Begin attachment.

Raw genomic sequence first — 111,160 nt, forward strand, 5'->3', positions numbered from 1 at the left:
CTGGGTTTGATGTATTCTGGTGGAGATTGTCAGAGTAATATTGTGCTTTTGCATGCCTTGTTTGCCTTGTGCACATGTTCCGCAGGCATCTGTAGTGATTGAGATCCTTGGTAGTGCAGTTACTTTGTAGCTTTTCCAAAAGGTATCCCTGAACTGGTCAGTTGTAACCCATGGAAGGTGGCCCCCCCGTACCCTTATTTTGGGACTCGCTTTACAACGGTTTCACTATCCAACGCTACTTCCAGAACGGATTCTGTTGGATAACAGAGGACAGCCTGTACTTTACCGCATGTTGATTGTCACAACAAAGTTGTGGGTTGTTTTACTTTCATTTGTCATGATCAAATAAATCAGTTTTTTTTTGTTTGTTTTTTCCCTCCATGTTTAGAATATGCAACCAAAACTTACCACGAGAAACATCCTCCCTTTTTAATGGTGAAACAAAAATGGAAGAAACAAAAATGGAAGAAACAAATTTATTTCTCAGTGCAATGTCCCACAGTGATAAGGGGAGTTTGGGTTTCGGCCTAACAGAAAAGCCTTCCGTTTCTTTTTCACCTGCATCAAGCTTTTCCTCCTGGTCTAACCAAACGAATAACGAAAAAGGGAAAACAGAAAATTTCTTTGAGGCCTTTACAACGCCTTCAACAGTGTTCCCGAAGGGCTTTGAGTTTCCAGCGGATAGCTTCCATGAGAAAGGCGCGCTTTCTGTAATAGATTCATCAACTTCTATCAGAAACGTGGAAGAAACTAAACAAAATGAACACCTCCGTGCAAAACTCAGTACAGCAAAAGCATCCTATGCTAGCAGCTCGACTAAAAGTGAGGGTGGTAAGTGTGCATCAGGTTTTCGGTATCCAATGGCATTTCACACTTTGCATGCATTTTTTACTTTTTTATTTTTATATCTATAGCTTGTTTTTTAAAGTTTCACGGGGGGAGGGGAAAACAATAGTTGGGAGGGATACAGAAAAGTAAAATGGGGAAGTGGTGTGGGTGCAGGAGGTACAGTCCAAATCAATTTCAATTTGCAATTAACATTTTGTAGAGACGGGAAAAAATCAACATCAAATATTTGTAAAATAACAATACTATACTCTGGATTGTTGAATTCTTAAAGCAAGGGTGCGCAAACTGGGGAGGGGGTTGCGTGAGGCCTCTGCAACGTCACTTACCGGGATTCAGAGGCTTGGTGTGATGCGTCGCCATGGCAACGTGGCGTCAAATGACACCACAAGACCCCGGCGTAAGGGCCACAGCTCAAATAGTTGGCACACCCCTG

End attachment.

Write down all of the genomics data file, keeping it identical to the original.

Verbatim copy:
Raw genomic sequence first — 111,160 nt, forward strand, 5'->3', positions numbered from 1 at the left:
CTGGGTTTGATGTATTCTGGTGGAGATTGTCAGAGTAATATTGTGCTTTTGCATGCCTTGTTTGCCTTGTGCACATGTTCCGCAGGCATCTGTAGTGATTGAGATCCTTGGTAGTGCAGTTACTTTGTAGCTTTTCCAAAAGGTATCCCTGAACTGGTCAGTTGTAACCCATGGAAGGTGGCCCCCCCGTACCCTTATTTTGGGACTCGCTTTACAACGGTTTCACTATCCAACGCTACTTCCAGAACGGATTCTGTTGGATAACAGAGGACAGCCTGTACTTTACCGCATGTTGATTGTCACAACAAAGTTGTGGGTTGTTTTACTTTCATTTGTCATGATCAAATAAATCAGTTTTTTTTTGTTTGTTTTTTCCCTCCATGTTTAGAATATGCAACCAAAACTTACCACGAGAAACATCCTCCCTTTTTAATGGTGAAACAAAAATGGAAGAAACAAAAATGGAAGAAACAAATTTATTTCTCAGTGCAATGTCCCACAGTGATAAGGGGAGTTTGGGTTTCGGCCTAACAGAAAAGCCTTCCGTTTCTTTTTCACCTGCATCAAGCTTTTCCTCCTGGTCTAACCAAACGAATAACGAAAAAGGGAAAACAGAAAATTTCTTTGAGGCCTTTACAACGCCTTCAACAGTGTTCCCGAAGGGCTTTGAGTTTCCAGCGGATAGCTTCCATGAGAAAGGCGCGCTTTCTGTAATAGATTCATCAACTTCTATCAGAAACGTGGAAGAAACTAAACAAAATGAACACCTCCGTGCAAAACTCAGTACAGCAAAAGCATCCTATGCTAGCAGCTCGACTAAAAGTGAGGGTGGTAAGTGTGCATCAGGTTTTCGGTATCCAATGGCATTTCACACTTTGCATGCATTTTTTACTTTTTTATTTTTATATCTATAGCTTGTTTTTTAAAGTTTCACGGGGGGAGGGGAAAACAATAGTTGGGAGGGATACAGAAAAGTAAAATGGGGAAGTGGTGTGGGTGCAGGAGGTACAGTCCAAATCAATTTCAATTTGCAATTAACATTTTGTAGAGACGGGAAAAAATCAACATCAAATATTTGTAAAATAACAATACTATACTCTGGATTGTTGAATTCTTAAAGCAAGGGTGCGCAAACTGGGGAGGGGGTTGCGTGAGGCCTCTGCAACGTCACTTACCGGGATTCAGAGGCTTGGTGTGATGCGTCGCCATGGCAACGTGGCGTCAAATGACACCACAAGACCCCGGCGTAAGGGCCACAGCTCAAATAGTTGGCACACCCCTG